Despite the imbalance, contributions in the fisheries section are able to grasp core issues in this sector. One major view arising from most papers concerns the issues of declining marine resources. A macro study by Butcher argues that a great variety of marine populations in Southeast Asia had been on the decline since 1850, but steep decreases took place only from around 1960. Butcher’s argument is adequately supported with evidence taken from across the region, such as rays and slipmouths in the Gulf of Thailand, flying fish off the southwest coast of Sulawesi, fusiliers and groupers in the Philippines and Indonesia, and trepang and shellfish in many places in Southeast Asia. According to Butcher, this depletion was the result of improved boats and fishing gear and rising numbers of fishing vessels, marking what Butcher describes as “the great fish race.” Boomgaard’s study suggests a relatively similar view, stating that particular marine species, with a special reference to trepang and turtles, experienced depletion only in the last decade of the twentieth century. But, unlike Butcher’s broad assertion of little impact of human activities on marine populations until 1850, Boomgaard suggests that local depletion of fish stocks might have appeared much earlier — beginning around 1600.

The use of resources, however, is not the only variable in the question of marine resource sustainability. There are other factors that also exert great influence on the issue of resource sustainability. On the basis of the Singapore case, Reeves and Reeves argue that the development of this island as a multi-faceted port city caused the demise of inshore and culture fisheries. The ways in which marine resources were managed and with which groups the control over resources rested, however, seem to be key issues requiring broader investigation. Atun?s’ micro study on Kei Besar, Maluku clearly demonstrates that changes in power relationships and wealth distribution in the community-based resource management system led to unsustainable exploitation. In his study on island Riau, Osseweijer underlines that a complex of problems, including the lack of consensus among state institutions, different points of view between government and fishing communities, and the growing environmental problems, inhibits the success of the state in promoting sustainable marine development. A study by Arnscheidt on marine conservation in Indonesia argues that the inability of the government to create effective communication among bureaucrats was responsible for the failure of the well-designed marine protected areas to promote the sustainable use of resources.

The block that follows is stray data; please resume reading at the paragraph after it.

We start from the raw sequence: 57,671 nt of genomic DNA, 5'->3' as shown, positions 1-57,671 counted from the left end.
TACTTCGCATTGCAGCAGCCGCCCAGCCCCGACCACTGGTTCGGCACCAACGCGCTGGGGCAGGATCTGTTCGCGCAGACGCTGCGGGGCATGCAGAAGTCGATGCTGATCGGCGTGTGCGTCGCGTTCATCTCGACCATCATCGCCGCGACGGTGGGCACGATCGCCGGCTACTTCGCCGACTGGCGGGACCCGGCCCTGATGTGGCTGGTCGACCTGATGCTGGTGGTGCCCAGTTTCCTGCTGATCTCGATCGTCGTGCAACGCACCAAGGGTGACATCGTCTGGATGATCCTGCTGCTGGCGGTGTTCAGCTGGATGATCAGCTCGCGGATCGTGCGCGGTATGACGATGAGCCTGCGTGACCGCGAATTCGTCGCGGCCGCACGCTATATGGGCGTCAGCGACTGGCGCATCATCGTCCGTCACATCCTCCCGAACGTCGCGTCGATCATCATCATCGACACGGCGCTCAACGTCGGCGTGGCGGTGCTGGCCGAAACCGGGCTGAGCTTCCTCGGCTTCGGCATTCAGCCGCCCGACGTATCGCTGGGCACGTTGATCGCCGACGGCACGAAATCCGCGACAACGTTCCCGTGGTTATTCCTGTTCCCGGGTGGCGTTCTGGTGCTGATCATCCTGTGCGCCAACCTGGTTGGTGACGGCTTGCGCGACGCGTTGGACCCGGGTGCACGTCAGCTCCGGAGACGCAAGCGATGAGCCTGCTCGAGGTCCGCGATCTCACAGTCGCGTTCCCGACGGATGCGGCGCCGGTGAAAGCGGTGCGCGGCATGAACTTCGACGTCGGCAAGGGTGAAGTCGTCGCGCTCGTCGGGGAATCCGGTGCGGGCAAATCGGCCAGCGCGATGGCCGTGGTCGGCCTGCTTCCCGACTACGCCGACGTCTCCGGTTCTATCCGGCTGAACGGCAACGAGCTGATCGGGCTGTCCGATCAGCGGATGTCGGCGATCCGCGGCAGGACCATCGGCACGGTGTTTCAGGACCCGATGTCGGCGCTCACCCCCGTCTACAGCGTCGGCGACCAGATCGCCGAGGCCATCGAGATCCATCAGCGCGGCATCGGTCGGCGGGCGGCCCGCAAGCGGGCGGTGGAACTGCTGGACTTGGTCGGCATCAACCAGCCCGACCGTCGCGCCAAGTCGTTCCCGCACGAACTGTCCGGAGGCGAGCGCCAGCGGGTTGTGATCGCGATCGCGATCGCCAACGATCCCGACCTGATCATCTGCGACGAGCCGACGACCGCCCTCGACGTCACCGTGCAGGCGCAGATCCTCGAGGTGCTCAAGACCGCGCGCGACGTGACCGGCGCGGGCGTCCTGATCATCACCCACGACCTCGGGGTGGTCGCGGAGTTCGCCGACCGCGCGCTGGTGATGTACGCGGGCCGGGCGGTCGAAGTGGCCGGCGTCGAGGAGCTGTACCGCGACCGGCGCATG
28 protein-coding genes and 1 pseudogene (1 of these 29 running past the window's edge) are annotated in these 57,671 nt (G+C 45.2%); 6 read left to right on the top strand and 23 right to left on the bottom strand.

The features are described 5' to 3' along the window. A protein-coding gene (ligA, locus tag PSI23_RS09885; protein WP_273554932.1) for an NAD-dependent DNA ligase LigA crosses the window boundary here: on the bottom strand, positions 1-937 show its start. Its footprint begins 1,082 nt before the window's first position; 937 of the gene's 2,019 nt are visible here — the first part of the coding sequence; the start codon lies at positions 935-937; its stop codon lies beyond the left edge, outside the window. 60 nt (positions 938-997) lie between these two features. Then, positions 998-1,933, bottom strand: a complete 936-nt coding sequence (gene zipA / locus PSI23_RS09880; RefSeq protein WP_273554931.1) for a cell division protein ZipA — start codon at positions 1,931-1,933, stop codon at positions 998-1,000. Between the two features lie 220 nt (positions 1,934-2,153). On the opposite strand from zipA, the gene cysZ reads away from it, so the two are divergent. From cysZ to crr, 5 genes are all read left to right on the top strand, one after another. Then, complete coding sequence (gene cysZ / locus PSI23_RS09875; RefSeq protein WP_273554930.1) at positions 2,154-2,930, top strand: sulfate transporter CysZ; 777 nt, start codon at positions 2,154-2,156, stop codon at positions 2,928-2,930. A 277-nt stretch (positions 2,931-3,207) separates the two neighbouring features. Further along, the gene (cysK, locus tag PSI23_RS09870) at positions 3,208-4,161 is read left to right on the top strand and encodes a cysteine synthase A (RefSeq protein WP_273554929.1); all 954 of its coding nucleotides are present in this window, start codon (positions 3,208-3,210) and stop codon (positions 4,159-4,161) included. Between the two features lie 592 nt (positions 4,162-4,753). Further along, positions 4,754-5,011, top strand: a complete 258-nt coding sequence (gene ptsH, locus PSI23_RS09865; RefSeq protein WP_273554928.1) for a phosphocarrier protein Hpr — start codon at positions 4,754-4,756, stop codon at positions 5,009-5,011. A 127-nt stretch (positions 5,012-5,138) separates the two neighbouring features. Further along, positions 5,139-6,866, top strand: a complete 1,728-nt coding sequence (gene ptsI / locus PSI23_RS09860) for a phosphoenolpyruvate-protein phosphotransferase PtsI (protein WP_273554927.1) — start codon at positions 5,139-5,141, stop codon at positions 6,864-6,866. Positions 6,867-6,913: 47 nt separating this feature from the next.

The section on forests provides much deeper and detailed insights into the questions of resource depletion and sustainability, reflecting the longer and more established academic interests and concerns about this topic. Deforestation and biodiversity loss are in focus in many contributions and there seems to be some agreement on certain issues. One of them is the consensus about the rapid rate of natural forest and biodiversity loss in many parts of inland Southeast Asia from the second half of the twentieth century, despite diverse estimates of the exact rates due to data limitations and other methodological problems. Strongly voiced in part by Fox’s study, the two trends are well-discussed either together or separately in broad studies by Boomgaard on Indonesian forests, by Aiken on Peninsular Malaysian forests, by Kummer on Philippine forests, and also in more regional studies by Persoon and Wakker on Sumatran forests, and by Potter on Kalimantan forests. As most papers suggest, the assault of the Southeast Asian forest was caused by the combined forces of population growth, commercialization, and technological advances.